The Morphing Scallops
Text by Neville Wakefield
In the beginning was the wall. Before geo-politics, Pink Floyd or wall-drawing was the structure itself: a divider between us and the rest of the world, it builds on the promise of all civilization, of protection and enclosure, of distinguishing that which we have claimed as ours from that which is not. It is the wall, along with its agrarian cousin the fence that separates the mentalities of pirates and farmers, of those who settle and those who raid. How we celebrate that enclosure and how it has been breached – at various times by optics, religion and force – has been the subject of artists since time immemorial.
Delving back 32,000 years into Herzog’s Cave of Forgotten Dreams we find in Chauvet the imprint of hunter-gatherers who already mastered the kinetic language of repetition, the stop-frame evolution of one form into another, an intuitive understanding of the graphic math that Fibonacci would sequence in the eleventh century. Fast-forward and we begin to witness the slow millennial long drift as art gradually detaches from the cave walls and sacred frescoed architectures to a land in a frame somewhere between the auction house and designer couch.
So what life could possibly be breathed into such ancient form and what might that tell us about the script of existences for which the cathedra of church and cave have been supplanted by the geometric conventions of a contemporary social space? What would it mean to transfer the cadences of a digital age directly onto white walls of a secular conscience? How can the architectural vitrine once stripped of objects come alive to the pulse of choreography, the dance of surface and volume?
These are just some of the questions that flicker between the lines of Claudia Comte’s orchestration of ever morphing, syncopations of contour and form. The writing is on the wall but the language is of mathematics and universal consciousness. Even when the patterns moired interference of nature and culture forces the eye deep into the graphic circuitry there is a conscious avoidance of illusion or three-dimensional effect. Here surface no longer delivers itself as the exterior of the object it encloses but rather as a thing in and of itself, vibrant and alive with the presence of its architectural condition.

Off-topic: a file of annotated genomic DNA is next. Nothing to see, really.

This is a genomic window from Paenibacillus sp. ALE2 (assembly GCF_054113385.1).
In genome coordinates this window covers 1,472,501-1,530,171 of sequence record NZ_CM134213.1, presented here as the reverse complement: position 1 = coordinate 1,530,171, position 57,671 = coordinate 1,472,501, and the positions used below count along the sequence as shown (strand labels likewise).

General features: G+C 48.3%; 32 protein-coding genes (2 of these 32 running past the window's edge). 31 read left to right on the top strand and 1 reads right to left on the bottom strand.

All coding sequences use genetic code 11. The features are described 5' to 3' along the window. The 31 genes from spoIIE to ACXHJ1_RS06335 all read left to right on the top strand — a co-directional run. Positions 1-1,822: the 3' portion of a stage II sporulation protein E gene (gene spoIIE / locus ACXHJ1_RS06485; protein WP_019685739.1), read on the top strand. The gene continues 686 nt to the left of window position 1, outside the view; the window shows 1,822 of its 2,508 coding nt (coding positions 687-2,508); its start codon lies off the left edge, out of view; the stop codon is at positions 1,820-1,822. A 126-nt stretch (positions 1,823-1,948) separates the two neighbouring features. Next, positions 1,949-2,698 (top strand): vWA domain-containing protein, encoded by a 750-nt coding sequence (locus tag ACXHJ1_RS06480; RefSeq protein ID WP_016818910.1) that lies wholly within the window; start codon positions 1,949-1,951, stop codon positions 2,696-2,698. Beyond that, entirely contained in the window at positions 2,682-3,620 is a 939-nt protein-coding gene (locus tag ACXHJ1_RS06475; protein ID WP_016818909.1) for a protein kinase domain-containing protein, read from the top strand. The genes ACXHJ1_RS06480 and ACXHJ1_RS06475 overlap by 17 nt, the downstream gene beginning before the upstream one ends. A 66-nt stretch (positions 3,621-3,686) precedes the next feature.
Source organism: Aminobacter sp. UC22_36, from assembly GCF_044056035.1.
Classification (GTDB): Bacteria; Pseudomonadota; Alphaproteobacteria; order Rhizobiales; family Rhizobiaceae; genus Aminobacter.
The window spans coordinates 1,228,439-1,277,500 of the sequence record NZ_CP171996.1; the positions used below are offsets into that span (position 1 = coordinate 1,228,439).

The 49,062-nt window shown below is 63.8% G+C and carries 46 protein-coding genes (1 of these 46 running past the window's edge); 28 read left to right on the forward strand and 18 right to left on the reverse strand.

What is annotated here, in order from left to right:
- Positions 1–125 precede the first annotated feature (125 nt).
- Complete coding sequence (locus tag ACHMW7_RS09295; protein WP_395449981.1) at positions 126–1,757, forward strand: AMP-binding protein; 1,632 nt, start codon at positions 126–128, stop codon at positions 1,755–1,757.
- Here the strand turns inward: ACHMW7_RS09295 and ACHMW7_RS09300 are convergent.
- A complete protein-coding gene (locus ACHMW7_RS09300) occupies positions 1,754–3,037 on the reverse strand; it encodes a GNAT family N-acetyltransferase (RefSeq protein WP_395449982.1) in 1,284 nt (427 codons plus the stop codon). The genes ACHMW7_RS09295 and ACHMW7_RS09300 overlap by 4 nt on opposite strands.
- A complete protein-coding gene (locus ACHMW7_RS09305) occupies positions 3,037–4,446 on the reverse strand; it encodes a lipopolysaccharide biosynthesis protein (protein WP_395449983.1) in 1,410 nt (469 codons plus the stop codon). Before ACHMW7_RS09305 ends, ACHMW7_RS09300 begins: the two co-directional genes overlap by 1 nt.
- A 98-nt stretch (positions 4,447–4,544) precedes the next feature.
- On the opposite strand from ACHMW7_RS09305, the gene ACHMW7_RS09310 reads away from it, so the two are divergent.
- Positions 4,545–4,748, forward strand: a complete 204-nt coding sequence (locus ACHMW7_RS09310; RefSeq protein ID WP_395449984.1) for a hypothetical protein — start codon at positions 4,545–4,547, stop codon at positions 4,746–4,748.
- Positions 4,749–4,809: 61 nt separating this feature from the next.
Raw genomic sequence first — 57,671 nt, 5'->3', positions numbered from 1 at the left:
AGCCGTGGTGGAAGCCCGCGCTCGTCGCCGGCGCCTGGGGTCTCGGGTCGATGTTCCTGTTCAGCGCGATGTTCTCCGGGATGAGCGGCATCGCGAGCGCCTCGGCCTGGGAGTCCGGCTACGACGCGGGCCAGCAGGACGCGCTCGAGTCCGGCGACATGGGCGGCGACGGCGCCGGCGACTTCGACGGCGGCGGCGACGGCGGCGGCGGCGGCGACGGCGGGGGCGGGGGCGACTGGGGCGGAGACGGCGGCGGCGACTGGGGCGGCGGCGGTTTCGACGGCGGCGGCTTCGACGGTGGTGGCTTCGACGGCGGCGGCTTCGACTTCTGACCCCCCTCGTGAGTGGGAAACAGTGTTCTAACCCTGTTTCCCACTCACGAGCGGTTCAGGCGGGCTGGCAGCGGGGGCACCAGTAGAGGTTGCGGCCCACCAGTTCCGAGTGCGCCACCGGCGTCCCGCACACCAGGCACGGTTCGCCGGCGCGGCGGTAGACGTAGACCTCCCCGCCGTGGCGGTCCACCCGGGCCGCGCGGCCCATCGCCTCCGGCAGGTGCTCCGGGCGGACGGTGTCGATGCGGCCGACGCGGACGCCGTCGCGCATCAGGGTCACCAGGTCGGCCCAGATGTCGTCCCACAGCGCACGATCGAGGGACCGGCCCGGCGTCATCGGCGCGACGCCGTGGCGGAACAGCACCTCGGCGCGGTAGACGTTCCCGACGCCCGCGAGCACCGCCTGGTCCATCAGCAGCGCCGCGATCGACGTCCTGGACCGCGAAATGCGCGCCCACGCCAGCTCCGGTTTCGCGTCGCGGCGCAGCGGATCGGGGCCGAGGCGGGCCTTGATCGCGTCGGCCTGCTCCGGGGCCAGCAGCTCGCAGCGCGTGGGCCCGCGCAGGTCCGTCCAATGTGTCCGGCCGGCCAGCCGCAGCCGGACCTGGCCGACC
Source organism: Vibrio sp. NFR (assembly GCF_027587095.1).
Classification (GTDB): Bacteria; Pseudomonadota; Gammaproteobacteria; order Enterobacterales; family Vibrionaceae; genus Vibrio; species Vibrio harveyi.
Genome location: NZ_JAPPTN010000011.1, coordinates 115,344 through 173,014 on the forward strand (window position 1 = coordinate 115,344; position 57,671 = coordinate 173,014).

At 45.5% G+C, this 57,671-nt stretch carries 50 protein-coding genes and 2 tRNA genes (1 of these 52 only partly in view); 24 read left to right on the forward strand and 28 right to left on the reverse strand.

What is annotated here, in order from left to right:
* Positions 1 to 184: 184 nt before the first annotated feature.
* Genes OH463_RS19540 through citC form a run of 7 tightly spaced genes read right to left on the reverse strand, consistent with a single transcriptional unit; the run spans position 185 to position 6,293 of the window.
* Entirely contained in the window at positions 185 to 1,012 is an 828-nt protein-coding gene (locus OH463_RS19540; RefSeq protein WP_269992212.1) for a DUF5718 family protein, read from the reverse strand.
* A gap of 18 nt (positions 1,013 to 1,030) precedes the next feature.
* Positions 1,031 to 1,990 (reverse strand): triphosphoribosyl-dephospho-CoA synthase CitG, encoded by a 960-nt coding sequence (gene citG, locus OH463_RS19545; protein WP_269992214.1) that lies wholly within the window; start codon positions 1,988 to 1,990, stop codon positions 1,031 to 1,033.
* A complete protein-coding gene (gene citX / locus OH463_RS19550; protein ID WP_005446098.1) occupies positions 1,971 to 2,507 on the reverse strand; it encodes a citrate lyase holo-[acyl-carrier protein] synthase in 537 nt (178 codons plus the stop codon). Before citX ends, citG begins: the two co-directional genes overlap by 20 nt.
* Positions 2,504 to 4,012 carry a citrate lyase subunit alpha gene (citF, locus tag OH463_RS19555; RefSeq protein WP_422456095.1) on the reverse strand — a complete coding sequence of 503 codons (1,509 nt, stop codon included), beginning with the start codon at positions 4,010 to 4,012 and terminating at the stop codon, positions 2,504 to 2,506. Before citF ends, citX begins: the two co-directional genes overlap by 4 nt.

And so Comte’s version of the cave feels more alien than ancient, more like the moment at which Robert Moog broke free from the sine-wave of the transistorized Theremin to create a new sound by breaking down its process into a number of functional blocks which could be carried out by standardized modules. Squares, circles, golden sections, fractals rhythms and algorithms start to interact and synthesize. Surfaces seduce themselves. Line leads us along the metamorphic edge of things. As straight lines curve and geometric forms begin to round off, so the unity and complexity of the spaces we inhabit are teased and patterned into a kind of singular eloquence, a visual symphony of sensual logic a contemporary cave of as yet unremembered dreams.
Photography by Roman März
Courtesy the artist and Gladstone Gallery, New York and Brussels